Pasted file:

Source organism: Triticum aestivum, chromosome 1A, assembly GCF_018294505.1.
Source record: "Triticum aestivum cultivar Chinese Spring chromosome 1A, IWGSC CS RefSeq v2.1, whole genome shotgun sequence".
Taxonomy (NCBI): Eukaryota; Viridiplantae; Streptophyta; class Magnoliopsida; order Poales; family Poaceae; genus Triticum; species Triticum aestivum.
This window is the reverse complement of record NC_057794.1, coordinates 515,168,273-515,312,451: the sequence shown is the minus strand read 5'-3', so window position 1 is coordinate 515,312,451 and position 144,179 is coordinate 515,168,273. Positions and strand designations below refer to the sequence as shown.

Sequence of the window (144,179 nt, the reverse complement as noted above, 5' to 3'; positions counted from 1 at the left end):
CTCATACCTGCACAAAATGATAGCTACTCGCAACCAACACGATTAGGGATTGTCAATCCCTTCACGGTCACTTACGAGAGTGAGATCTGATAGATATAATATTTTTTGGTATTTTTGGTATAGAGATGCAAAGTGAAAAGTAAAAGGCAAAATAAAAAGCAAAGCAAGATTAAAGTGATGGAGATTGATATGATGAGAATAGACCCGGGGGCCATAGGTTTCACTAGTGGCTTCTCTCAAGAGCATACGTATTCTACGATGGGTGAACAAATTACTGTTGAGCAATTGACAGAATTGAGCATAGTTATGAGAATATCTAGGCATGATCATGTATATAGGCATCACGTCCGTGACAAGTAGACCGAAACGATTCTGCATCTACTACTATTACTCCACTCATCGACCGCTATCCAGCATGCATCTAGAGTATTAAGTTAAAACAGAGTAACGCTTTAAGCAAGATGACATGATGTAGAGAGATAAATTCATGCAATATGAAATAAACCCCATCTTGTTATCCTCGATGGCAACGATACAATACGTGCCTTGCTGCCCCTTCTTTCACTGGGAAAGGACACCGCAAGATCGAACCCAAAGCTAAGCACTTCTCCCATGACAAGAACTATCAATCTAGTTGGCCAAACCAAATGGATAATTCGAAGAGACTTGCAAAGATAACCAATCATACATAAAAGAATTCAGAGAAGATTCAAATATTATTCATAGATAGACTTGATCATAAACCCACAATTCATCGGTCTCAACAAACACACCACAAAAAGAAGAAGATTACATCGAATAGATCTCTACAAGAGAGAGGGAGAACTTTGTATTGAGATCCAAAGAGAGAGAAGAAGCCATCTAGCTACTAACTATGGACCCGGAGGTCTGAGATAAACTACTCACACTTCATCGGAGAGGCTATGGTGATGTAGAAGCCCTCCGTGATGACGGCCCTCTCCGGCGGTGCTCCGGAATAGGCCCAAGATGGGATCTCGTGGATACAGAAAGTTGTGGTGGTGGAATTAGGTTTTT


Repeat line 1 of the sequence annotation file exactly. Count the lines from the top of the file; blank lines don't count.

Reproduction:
Source organism: Triticum aestivum, chromosome 1A, assembly GCF_018294505.1.